Deere and Co. doubled its operating profit from production agriculture in the latest quarter, expecting row-crop farmers to be “very profitable” this year and making money well into 2024 due to the historically strong commodity markets. 

Deere on Friday reported earnings after taxes of $2.86 billion across all its business for the second quarter that ended April 30, an increase of 36% over the same quarter a year ago. 

The operating profit for Deere’s production and precision ag agriculture segment jumped 105% to $2.17 billion from a year earlier. 

The company expects production and precision ag sales for the full fiscal year to be up 20% over FY22.

Brent Norwood, head of investor relations for Deere, told analysts the company’s farmer customers “are going to be very profitable this year" and data from USDA’s supply and demand reports indicate producers "are still going to be making good money” into 2024. 

“I think you'll still see profitability at levels that are capable of stimulating a replacement (equipment) demand even beyond where we're at today," he said.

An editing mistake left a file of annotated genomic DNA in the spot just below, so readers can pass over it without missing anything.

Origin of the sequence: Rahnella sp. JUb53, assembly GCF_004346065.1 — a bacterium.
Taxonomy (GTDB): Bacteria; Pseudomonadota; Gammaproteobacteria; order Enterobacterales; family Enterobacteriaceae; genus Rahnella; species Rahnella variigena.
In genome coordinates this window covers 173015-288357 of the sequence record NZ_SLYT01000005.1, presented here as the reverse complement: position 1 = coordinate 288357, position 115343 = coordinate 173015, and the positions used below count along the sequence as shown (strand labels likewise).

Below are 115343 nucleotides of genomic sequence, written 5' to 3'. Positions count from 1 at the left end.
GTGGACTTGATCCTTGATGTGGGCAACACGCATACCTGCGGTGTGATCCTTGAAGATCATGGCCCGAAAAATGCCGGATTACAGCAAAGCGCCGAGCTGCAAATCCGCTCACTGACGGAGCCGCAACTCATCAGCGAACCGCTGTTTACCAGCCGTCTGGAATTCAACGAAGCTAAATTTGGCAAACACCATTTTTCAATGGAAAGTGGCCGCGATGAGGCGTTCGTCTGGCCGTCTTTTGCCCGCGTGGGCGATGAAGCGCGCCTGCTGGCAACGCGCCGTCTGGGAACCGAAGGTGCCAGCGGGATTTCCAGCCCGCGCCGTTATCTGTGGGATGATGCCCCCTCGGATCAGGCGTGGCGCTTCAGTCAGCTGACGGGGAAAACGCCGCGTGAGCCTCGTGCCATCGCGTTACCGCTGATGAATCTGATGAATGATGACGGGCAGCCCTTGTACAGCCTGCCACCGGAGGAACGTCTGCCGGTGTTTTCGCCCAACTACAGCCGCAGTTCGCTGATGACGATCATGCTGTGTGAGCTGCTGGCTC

Industrywide sales of four-wheel-drive tractors and combines were up 66% and 70% respectively in April, according to the Association of Equipment Manufacturers, and Deere indicated it did better than that. 

Kanlaya Barr, director of corporate economics for Deere, told analysts grain stocks continue to be tight and that bumper crops in Russia, Australia and Brazil haven’t been sufficient to compensate for recent losses in Argentina and Ukraine. 

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She said corn and soybean prices remain at historically high levels and the prices factored into crop insurance this year will help protect farmer revenue. Input costs have also “come down quite a bit,” she said. “Not all farmers will be able to realize those savings this year, but that could be a tail wind for the next crop.” 

She also said growing, long-term demand for biomass-based diesel and sustainable aviation fuel would continue to underpin the farm economy for some time. 

While interest rates have risen sharply as the Federal Reserve has tried to bring inflation under control, interest costs are a relatively small part of farm expenses, Barr said.

Interest costs account for 6% to 7% of total ag production expenses, with about half the interest costs tied up in mortgages that are primarily fixed at relatively low rates. For row-crop farmers, interest costs account for about 1% of overall expenses, she said.

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